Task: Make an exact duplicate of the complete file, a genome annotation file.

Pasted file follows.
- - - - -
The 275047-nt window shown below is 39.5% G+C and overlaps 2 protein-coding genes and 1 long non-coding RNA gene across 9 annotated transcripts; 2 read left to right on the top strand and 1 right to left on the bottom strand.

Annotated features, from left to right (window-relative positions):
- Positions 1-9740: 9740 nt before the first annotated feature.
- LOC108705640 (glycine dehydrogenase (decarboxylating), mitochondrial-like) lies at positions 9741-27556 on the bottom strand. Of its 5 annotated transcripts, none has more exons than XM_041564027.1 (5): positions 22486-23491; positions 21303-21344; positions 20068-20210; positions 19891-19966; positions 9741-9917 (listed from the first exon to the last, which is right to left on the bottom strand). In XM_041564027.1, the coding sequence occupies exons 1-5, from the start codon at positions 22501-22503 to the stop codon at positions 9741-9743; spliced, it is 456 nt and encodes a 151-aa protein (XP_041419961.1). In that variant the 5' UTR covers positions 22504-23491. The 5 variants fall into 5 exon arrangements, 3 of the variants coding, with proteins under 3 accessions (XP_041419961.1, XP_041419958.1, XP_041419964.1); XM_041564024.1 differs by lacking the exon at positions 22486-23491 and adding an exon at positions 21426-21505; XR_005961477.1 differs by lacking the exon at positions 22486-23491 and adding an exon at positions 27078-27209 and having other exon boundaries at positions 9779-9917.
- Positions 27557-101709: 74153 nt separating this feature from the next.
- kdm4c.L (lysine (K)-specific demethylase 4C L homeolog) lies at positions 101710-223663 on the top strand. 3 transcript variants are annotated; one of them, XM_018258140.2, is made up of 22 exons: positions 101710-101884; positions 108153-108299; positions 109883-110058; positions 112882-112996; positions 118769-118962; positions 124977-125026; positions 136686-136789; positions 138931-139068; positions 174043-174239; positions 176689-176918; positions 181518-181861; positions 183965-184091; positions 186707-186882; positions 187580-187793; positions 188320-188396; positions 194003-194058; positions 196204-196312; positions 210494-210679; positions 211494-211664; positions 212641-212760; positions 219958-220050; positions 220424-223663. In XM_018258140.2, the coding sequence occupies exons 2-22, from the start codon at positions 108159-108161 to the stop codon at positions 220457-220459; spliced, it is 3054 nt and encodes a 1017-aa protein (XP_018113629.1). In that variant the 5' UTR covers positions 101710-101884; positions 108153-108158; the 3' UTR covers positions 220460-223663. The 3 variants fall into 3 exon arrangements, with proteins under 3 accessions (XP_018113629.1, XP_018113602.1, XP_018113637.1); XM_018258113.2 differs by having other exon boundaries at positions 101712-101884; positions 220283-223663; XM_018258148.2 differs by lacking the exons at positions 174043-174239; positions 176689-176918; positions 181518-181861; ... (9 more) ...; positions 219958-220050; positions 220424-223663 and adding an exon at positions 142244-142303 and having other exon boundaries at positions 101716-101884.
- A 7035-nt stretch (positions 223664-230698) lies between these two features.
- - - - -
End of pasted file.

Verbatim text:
The 275047-nt window shown below is 39.5% G+C and overlaps 2 protein-coding genes and 1 long non-coding RNA gene across 9 annotated transcripts; 2 read left to right on the top strand and 1 right to left on the bottom strand.

Annotated features, from left to right (window-relative positions):
- Positions 1-9740: 9740 nt before the first annotated feature.
- LOC108705640 (glycine dehydrogenase (decarboxylating), mitochondrial-like) lies at positions 9741-27556 on the bottom strand. Of its 5 annotated transcripts, none has more exons than XM_041564027.1 (5): positions 22486-23491; positions 21303-21344; positions 20068-20210; positions 19891-19966; positions 9741-9917 (listed from the first exon to the last, which is right to left on the bottom strand). In XM_041564027.1, the coding sequence occupies exons 1-5, from the start codon at positions 22501-22503 to the stop codon at positions 9741-9743; spliced, it is 456 nt and encodes a 151-aa protein (XP_041419961.1). In that variant the 5' UTR covers positions 22504-23491. The 5 variants fall into 5 exon arrangements, 3 of the variants coding, with proteins under 3 accessions (XP_041419961.1, XP_041419958.1, XP_041419964.1); XM_041564024.1 differs by lacking the exon at positions 22486-23491 and adding an exon at positions 21426-21505; XR_005961477.1 differs by lacking the exon at positions 22486-23491 and adding an exon at positions 27078-27209 and having other exon boundaries at positions 9779-9917.
- Positions 27557-101709: 74153 nt separating this feature from the next.
- kdm4c.L (lysine (K)-specific demethylase 4C L homeolog) lies at positions 101710-223663 on the top strand. 3 transcript variants are annotated; one of them, XM_018258140.2, is made up of 22 exons: positions 101710-101884; positions 108153-108299; positions 109883-110058; positions 112882-112996; positions 118769-118962; positions 124977-125026; positions 136686-136789; positions 138931-139068; positions 174043-174239; positions 176689-176918; positions 181518-181861; positions 183965-184091; positions 186707-186882; positions 187580-187793; positions 188320-188396; positions 194003-194058; positions 196204-196312; positions 210494-210679; positions 211494-211664; positions 212641-212760; positions 219958-220050; positions 220424-223663. In XM_018258140.2, the coding sequence occupies exons 2-22, from the start codon at positions 108159-108161 to the stop codon at positions 220457-220459; spliced, it is 3054 nt and encodes a 1017-aa protein (XP_018113629.1). In that variant the 5' UTR covers positions 101710-101884; positions 108153-108158; the 3' UTR covers positions 220460-223663. The 3 variants fall into 3 exon arrangements, with proteins under 3 accessions (XP_018113629.1, XP_018113602.1, XP_018113637.1); XM_018258113.2 differs by having other exon boundaries at positions 101712-101884; positions 220283-223663; XM_018258148.2 differs by lacking the exons at positions 174043-174239; positions 176689-176918; positions 181518-181861; ... (9 more) ...; positions 219958-220050; positions 220424-223663 and adding an exon at positions 142244-142303 and having other exon boundaries at positions 101716-101884.
- A 7035-nt stretch (positions 223664-230698) lies between these two features.